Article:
The voyage of Christopher Columbus to America reshaped the world by connecting hemispheres permanently. Consequently, it marked the difference between the Early Modern Era and the Intermediate Era. The Early Modern Era was characterised by increased communication and travel across the world which resulted in numerous friendly and hostile encounters between remote communities. Exchange of ideas, technologies, diseases, resources, products and capital took a global scale. Other people also used empires to acquire resources in other parts of the world. It was during this period that empires expanded to geographical scales that were unimaginable before. The empires depended on gunpowder weapons to expand. This explains why empires during this period are referred to as ‘gun powder empires’ by historians. Advanced military and naval technologies enabled European powers to expand and compete for resources in the entire world. The competition for resources in other parts of the world created rivalry among European powers. For example, the Portuguese and the Dutch became bitter rivals because of competing for control over Brazil, Sri Lanka and South Eastern Asia.
During the Early Modern Era, the new empires could only expand to certain limits due to resistance. Despite the advanced military technology of European powers, their powers were limited to the Middle East, Asia, part of the African continent and the Americas. Therefore, there were various centres of economic and political power, what is referred to as polycentrism. The interaction between various people in the world created informational exchange and compromise. For example Africans and Asians adapted ideas from one another whereas the Spaniards and the Inca intermarried in Peru.
During the Early Modern Era, both European powers and China achieved global power for political and economic reasons. However, it is the mode of expansion that was different. Whereas European powers were keen on expanding their empires, the Chinese were pulling back from their maritime expeditions. This is because at that time China already was enjoying budgetary surpluses and did not need foreign trade or colonies to prosper. The Chinese rulers also feared if merchants gained a lot of wealth, it would threaten the state. However, European merchants had full support of their governments. Although gun powder was invented by the Chinese, it was Europeans who developed deadly weapons using gun powder. European powers often used weapons created from gun powder against each other. The Chinese were also not keen on challenging other empires. For example, although the Chinese had naval technology they were not interested in challenging European powers in the Indian Ocean.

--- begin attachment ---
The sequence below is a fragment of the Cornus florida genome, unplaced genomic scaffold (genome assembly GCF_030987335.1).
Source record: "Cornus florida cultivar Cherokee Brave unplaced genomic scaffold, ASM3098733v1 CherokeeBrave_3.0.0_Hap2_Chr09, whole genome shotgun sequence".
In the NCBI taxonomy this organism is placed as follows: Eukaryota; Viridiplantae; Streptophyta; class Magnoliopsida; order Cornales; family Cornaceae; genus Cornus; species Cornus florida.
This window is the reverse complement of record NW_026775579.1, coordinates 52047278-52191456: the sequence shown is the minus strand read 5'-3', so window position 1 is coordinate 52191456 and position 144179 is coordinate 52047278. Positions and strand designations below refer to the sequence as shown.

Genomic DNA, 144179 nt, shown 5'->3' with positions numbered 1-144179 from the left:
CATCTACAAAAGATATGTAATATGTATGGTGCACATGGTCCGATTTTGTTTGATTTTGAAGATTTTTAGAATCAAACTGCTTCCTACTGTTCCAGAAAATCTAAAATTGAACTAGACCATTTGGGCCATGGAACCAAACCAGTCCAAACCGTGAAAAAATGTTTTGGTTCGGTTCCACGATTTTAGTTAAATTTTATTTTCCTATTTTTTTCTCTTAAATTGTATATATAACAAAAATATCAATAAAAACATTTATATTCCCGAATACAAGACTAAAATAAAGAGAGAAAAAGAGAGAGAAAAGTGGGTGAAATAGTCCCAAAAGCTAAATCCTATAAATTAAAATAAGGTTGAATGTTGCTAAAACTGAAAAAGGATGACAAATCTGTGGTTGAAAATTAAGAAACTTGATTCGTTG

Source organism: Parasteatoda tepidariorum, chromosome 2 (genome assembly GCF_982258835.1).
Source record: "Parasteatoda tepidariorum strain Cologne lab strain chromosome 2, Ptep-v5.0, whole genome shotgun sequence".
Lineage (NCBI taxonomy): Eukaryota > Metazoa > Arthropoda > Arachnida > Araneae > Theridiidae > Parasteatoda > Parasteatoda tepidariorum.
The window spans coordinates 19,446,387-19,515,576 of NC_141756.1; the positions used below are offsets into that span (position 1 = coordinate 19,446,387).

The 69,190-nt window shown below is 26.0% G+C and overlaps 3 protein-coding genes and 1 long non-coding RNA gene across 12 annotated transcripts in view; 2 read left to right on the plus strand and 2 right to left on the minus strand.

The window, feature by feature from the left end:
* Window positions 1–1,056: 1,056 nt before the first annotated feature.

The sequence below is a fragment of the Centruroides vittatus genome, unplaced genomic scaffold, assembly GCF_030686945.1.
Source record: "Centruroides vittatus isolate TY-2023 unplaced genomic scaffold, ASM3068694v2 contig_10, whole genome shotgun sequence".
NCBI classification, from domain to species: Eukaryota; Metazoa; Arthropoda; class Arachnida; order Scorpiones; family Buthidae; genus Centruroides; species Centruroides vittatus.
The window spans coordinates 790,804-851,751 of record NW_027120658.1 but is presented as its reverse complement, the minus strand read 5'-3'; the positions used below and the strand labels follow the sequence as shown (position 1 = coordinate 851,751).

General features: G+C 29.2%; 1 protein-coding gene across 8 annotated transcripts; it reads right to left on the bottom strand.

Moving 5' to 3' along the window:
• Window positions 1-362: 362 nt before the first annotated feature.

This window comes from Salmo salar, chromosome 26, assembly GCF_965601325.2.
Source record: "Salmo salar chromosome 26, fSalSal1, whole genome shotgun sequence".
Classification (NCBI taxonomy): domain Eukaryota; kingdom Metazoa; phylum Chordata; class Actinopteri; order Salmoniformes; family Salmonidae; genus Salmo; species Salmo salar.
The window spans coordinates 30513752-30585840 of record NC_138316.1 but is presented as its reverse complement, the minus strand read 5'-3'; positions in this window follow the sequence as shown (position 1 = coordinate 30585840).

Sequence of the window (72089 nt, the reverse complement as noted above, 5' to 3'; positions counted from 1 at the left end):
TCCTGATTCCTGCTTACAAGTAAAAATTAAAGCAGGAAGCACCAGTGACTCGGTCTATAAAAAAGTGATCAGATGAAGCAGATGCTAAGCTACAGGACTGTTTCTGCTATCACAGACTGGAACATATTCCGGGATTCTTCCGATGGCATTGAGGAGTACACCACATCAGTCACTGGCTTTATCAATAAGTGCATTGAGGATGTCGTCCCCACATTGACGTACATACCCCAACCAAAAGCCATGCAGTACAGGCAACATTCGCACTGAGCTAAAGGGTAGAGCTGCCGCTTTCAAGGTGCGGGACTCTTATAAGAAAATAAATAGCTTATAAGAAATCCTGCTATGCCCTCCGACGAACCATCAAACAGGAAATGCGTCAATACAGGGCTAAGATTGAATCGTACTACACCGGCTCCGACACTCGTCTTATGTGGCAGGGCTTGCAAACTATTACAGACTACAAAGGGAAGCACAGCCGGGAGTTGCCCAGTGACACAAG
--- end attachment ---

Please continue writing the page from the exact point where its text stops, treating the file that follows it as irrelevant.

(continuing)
Connection of the whole world was formed during this era with the opening of the Pacific and Atlantic oceans. This resulted in the development of a global economy with global trade with European, Asian and African merchants. However, it was Europeans who were the main benefactors. European economies expanded tremendously. For example, the Spanish obtained large quantities of silver from Bolivia, Peru and Mexico during their conquest which expanded their economy. The growth in trade stimulated manufacturing and agriculture which created increased demand for human labour. This created slave trade that further expanded global trade. During this period, world trade dominance shifted from Asia to Europe. Before 1800, Asia dominated world trade with cotton form India, silk from China and copper from Japan. European-Asian trade tended to favour Asians because Asians we not keen on European manufactured goods as they considered them inferior whereas Asians goods were in high demand throughout the world.
It was also during this era that human activities reshaped the environment. Human beings started extracting iron ore and coal to be used in industrial manufacture. The environment was also affected by the growing population which resulted in expanding settlement and faster spread of diseases. Spread of diseases was even made worse by global travel. A good example is smallpox which was spread by Europeans to the Americas and claimed several lives.
First, some European countries were able to obtain certain resources that were unavailable in other areas of the world such as gold and silver. For example, the Spanish obtained large quantities of silver from Bolivia, Peru and Mexico during their conquest. Secondly, European countries were able to increase their agricultural production through cultivating the vast tracks of land in the Americas. Agricultural products were a major component of global trade. Lastly, Europeans markets had a much wider market which comprised of the Americas which had several Indian communities compared to Asia which relied on its traditional markets.